With Family in Mind
by Sharon De Vita
(Silh. Sp. Ed. #1450, $4.50, PG) ISBN 0-373-24450-9
“In Mind” is a particularly appropriate title for this book, because if you read it that’s where you’ll spend the vast majority of your time. The hero and heroine are so totally preoccupied with their own angst-ridden thoughts it’s amazing they don’t trip over the furniture.

The story opens as Rebecca St. John returns to Saddle Falls after learning that her mother, whom she has not seen in almost 20 years, is dead. Rebecca has returned to the town where Margaret abandoned her, looking for answers.

When Rebecca was just seven, her immature young single mother was hired as a nanny by the Ryan family to care for their four young sons, Jake, Jared, Josh and Jesse. The job on the Ryan ranch (the boys’ grandfather, Tommy, is the “most prominent rancher in the state”) came with a carriage house to live in and, after moving 16 times in seven years, little Rebecca was thrilled for some stability.

Unfortunately, one night little Jesse vanished when in the care of Rebecca’s mother. The police took Margaret away for questioning and Social Services took charge of Rebecca. Margaret was released several hours later for lack of evidence, but she didn’t bother to reclaim her daughter. Rebecca spent the rest of her life in orphanages, wondering why her mother walked away from her.

Now an award-winning investigative reporter, Rebecca (who changed her name) has persuaded the editor of the local newspaper to hire her to write a profile on the Ryan family. Without telling anyone who she really is, she intends to use her access to the family to investigate the kidnapping and find out once and for all whether or not her mother played some part in the little boy’s disappearance.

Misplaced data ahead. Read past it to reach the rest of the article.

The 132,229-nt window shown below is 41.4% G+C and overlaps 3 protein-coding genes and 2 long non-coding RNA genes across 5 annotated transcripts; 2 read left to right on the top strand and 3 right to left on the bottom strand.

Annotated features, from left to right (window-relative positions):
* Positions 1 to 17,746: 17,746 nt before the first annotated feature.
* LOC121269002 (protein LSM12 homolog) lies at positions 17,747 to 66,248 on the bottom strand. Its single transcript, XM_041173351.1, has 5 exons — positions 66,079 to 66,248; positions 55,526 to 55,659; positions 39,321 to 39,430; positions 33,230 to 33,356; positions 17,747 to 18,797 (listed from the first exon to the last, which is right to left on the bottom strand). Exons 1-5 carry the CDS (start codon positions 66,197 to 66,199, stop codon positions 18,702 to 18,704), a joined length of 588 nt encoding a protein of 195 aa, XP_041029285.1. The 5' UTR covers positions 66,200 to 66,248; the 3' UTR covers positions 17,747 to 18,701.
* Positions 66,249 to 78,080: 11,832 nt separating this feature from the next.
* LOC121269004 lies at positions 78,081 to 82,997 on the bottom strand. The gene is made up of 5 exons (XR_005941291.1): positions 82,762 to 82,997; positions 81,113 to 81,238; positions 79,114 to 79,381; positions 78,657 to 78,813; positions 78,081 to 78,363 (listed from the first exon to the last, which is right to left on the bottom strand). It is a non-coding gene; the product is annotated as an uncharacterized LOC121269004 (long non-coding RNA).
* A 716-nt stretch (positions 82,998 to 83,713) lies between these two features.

Jake Ryan is appalled that Tommy would allow a reporter into their lives. The media made their lives hell when Jesse was kidnapped. Neither will it surprise anyone to learn that Jake’s heart was broken in later years by a female reporter pretending to love him so she could get inside the family and rake the whole business up again.

In fact, very little about this book will surprise you. A long list of stock characters act with utter predictability from beginning to end. Ponderous interior monologues that range between lengthy and interminable defeat any residual energy. Hardly a conversation takes place that is not interrupted every few statements by a long description of the character’s thoughts, feelings, background and motivations.

With the characters as her spokespeople, the author explains everything in careful and tedious detail with very little in the way of action to show how all these thoughts, feelings and motivations translate into action.

Jake and Rebecca brood earnestly and endlessly over how much they want each other in spite of the fact that it’s impossible. Their irresistible physical attraction is fodder for much tortured moping about how it’s in conflict with professional ethics and trust (her), and privacy and trust (him).

It isn’t just monotonous. It also makes it completely impossible to believe the moments when the characters are supposed to connect. They spend pages and pages swimming alone in the murky water of their own thoughts, suddenly surface to make each other feel passion the likes of which they’ve never known before, then resubmerge leaving nothing behind but a trail of perturbed bubbles.

Rebecca and Jake clearly find the inside of their own heads endlessly fascinating. I wasn’t nearly as interested.

--Judi McKee

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